MuskogeePhoenix.com, Muskogee, OK

Local News

July 16, 2014

Renewal officials OK start on land valuation

No sense in waiting for developers’ ideas, city attorney says

Urban renewal commissioners took steps Wednesday to get ahead of the curve as they await responses to their request for proposals from potential developers.

Commissioners authorized efforts to appraise properties located within the first-phase project area and initiate contract negotiations for property acquisition. The area fronts West Shawnee Bypass and is seen as a prime location for big-box retail development.

Commissioners also authorized city staffers to take the steps necessary to secure funding from the City of Muskogee Foundation. The funding, if approved, would be used to acquire property and pay for other redevelopment-related costs.

“There is no sense in delaying reaching out to those property owners who are in the area we believe is most likely to be developed first,” City Attorney Roy Tucker said during his pitch to move forward with negotiations to acquire the parcels needed for retail development. “We wouldn’t be buying the property, but we would be negotiating a purchase price and paying a small price to secure those options and have everything ready for execution once we have proposals in place.”

Planning Director Gary Garvin said the area consists of 256 lots owned by 24 individuals, companies or other governmental entities. The first-phase area, which is mostly vacant, is the site of three existing commercial structures — including the Muskogee County Regional Juvenile Detention Center, which will be relocated — and two residential structures.

The blighted area designated for urban renewal is bounded by Chicago and 11th streets on the east and west and Shawnee Bypass and Talladega Street on the north and south. The area designated for first-phase development is bounded by Fairmont and Ninth streets on the east and west and Shawnee Bypass and Katy Avenue on the north and south.

Former Mayor John Tyler Hammons identified the area in 2011 as having the best potential of meeting urban renewal criteria set by state law, and its redevelopment is expected to have an immediate economic impact. Since then, urban renewal commissioners and city councilors have signed off on a blight study and adopted an urban renewal plan for redevelopment.

Commissioners divided the 90-acre urban renewal area into three project areas. The first was set aside for big-box retail development. The second- and third-phase areas have been targeted for infill commercial growth and residential options they hope will help support local employment goals.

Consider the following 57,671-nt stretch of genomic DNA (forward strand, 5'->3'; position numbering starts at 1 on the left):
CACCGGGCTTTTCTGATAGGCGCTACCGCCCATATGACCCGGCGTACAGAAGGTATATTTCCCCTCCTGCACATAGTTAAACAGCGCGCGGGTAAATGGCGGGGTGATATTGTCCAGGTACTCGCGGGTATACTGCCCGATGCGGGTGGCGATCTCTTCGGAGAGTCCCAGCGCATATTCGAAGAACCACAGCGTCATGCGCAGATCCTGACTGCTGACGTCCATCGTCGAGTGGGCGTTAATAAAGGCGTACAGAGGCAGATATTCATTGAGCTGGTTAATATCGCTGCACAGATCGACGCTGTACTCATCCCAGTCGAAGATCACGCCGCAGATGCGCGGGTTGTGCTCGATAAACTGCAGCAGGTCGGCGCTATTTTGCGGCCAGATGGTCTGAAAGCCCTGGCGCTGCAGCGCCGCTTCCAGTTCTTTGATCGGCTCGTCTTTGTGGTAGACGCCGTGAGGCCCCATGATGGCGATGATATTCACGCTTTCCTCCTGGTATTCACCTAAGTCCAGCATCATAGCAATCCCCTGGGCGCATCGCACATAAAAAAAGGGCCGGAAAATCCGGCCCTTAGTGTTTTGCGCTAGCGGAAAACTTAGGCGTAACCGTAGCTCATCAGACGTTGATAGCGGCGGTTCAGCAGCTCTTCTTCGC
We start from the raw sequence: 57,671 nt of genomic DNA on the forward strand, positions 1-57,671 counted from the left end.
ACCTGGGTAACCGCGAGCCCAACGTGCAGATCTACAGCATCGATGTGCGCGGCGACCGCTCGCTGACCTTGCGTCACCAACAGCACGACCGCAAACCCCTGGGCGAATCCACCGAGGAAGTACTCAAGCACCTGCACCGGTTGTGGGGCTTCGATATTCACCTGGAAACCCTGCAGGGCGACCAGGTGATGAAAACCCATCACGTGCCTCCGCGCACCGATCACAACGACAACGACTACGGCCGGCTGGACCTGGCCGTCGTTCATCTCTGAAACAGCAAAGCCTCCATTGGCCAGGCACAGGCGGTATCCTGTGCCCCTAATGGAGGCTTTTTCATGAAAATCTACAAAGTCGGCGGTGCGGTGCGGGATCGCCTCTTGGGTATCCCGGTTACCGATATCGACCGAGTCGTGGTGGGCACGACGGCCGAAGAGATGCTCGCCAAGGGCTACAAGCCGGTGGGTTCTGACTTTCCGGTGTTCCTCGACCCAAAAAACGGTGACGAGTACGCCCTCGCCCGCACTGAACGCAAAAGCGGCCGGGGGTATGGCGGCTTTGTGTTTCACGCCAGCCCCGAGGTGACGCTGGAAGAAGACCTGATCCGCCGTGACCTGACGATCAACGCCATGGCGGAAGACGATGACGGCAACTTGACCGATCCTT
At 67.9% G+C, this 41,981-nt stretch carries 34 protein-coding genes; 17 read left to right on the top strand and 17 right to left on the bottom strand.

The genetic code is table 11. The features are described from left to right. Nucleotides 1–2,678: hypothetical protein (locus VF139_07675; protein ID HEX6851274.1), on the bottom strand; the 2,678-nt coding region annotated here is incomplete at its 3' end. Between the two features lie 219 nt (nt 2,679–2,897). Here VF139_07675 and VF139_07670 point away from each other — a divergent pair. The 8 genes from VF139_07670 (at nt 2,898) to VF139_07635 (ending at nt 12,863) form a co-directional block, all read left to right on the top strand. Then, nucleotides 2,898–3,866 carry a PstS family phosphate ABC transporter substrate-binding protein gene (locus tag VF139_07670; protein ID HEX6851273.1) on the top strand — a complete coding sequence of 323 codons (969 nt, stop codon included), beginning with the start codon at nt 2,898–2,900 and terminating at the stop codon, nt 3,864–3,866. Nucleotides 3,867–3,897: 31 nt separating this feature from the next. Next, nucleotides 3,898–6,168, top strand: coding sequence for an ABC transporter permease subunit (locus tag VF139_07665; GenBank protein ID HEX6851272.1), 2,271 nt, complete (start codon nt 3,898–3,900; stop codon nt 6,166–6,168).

“Since we don’t have the proposals in ... nor implemented the project to acquire these properties, we have no authority to condemn or take at this point,” Tucker said. “These would be pure voluntary conveyances, and even once we do have eminent domain authority we are required to negotiate in good faith with property owners before exercising that authority.”

Ward II Commissioner Robert Goolsby said the appraisals and negotiations, which likely will be done by a local real estate professional or appraiser, could be a good gauge of the interest of property owners to sell. City administrators say they have fielded calls already from interested sellers, but Goolsby expressed concern that interest in second- and third-phase development might lag behind first-phase projects.

“From my perspective I would hope we get someone who wants to develop the whole 90 acres,” said Goolsby, a real estate professional and advocate for the planned development of the entire urban renewal area. “My fear in this whole thing is we are going to develop this front section and this back is just going to flounder ... (and) if we aren’t careful we will have streets to nowhere.”

Tucker said he has fielded an inquiry by one prospect who has expressed an interest in developing part of the back parcels for residential occupancy. That person, Tucker said, has yet to submit a proposal.

In addition to paving the way toward the facilitation of redevelopment, commissioners also established the framework for a citizen advisory committee. The panel would work with the city’s retail development team to help guide redevelopment of the urban renewal area.

The citizen committee, the members of which are expected to be appointed when the Urban Renewal Authority meets Aug. 20, will consist of five voting members and a city councilor. Two members will be owners of property within the urban renewal area and three will be residents appointed from the city at-large.

Committee member terms will be staggered, with the two local members serving two-year terms. Two at-large members would serve three-year terms, and the third at-large member would serve a four-year term. The city councilor’s term would coincide with the unexpired term for which he or she was elected.

Any person interested in serving on the committee should contact Garvin at the planning department. Garvin or an office associate may be reached by calling (918) 684-6232.

Reach D.E. Smoot at (918) 684-2901 or dsmoot@muskogeephoenix.com.

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